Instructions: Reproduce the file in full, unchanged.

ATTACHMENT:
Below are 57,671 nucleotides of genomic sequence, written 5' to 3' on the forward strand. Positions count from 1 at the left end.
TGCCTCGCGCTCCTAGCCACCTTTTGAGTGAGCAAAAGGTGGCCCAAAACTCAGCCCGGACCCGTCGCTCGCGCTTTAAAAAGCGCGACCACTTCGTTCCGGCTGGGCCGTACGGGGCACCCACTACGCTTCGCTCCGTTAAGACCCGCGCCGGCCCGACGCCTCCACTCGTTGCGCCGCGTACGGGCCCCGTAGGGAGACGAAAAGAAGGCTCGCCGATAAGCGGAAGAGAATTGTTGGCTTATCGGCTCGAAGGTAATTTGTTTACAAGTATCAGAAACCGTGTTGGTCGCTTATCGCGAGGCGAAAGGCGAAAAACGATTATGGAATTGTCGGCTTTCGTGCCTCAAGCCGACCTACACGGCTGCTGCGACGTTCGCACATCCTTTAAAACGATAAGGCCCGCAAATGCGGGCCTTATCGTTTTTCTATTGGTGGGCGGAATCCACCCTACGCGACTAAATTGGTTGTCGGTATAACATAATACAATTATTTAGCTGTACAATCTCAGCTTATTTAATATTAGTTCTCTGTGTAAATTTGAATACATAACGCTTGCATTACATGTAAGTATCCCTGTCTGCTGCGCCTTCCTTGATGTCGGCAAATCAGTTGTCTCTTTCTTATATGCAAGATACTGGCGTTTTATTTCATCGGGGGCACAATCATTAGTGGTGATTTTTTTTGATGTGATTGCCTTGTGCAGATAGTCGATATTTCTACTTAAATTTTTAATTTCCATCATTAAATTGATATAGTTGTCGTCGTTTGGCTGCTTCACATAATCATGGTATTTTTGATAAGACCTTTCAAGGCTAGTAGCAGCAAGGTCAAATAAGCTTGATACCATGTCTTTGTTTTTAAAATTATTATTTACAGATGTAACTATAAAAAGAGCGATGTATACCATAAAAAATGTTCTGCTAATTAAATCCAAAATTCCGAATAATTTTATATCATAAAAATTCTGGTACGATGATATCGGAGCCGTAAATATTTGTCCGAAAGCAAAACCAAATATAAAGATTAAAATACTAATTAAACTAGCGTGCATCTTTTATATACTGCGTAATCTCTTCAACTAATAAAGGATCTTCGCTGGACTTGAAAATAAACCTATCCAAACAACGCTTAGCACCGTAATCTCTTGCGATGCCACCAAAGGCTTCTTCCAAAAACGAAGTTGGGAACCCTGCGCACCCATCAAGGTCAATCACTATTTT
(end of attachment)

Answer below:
Below are 57,671 nucleotides of genomic sequence, written 5' to 3' on the forward strand. Positions count from 1 at the left end.
TGCCTCGCGCTCCTAGCCACCTTTTGAGTGAGCAAAAGGTGGCCCAAAACTCAGCCCGGACCCGTCGCTCGCGCTTTAAAAAGCGCGACCACTTCGTTCCGGCTGGGCCGTACGGGGCACCCACTACGCTTCGCTCCGTTAAGACCCGCGCCGGCCCGACGCCTCCACTCGTTGCGCCGCGTACGGGCCCCGTAGGGAGACGAAAAGAAGGCTCGCCGATAAGCGGAAGAGAATTGTTGGCTTATCGGCTCGAAGGTAATTTGTTTACAAGTATCAGAAACCGTGTTGGTCGCTTATCGCGAGGCGAAAGGCGAAAAACGATTATGGAATTGTCGGCTTTCGTGCCTCAAGCCGACCTACACGGCTGCTGCGACGTTCGCACATCCTTTAAAACGATAAGGCCCGCAAATGCGGGCCTTATCGTTTTTCTATTGGTGGGCGGAATCCACCCTACGCGACTAAATTGGTTGTCGGTATAACATAATACAATTATTTAGCTGTACAATCTCAGCTTATTTAATATTAGTTCTCTGTGTAAATTTGAATACATAACGCTTGCATTACATGTAAGTATCCCTGTCTGCTGCGCCTTCCTTGATGTCGGCAAATCAGTTGTCTCTTTCTTATATGCAAGATACTGGCGTTTTATTTCATCGGGGGCACAATCATTAGTGGTGATTTTTTTTGATGTGATTGCCTTGTGCAGATAGTCGATATTTCTACTTAAATTTTTAATTTCCATCATTAAATTGATATAGTTGTCGTCGTTTGGCTGCTTCACATAATCATGGTATTTTTGATAAGACCTTTCAAGGCTAGTAGCAGCAAGGTCAAATAAGCTTGATACCATGTCTTTGTTTTTAAAATTATTATTTACAGATGTAACTATAAAAAGAGCGATGTATACCATAAAAAATGTTCTGCTAATTAAATCCAAAATTCCGAATAATTTTATATCATAAAAATTCTGGTACGATGATATCGGAGCCGTAAATATTTGTCCGAAAGCAAAACCAAATATAAAGATTAAAATACTAATTAAACTAGCGTGCATCTTTTATATACTGCGTAATCTCTTCAACTAATAAAGGATCTTCGCTGGACTTGAAAATAAACCTATCCAAACAACGCTTAGCACCGTAATCTCTTGCGATGCCACCAAAGGCTTCTTCCAAAAACGAAGTTGGGAACCCTGCGCACCCATCAAGGTCAATCACTATTTT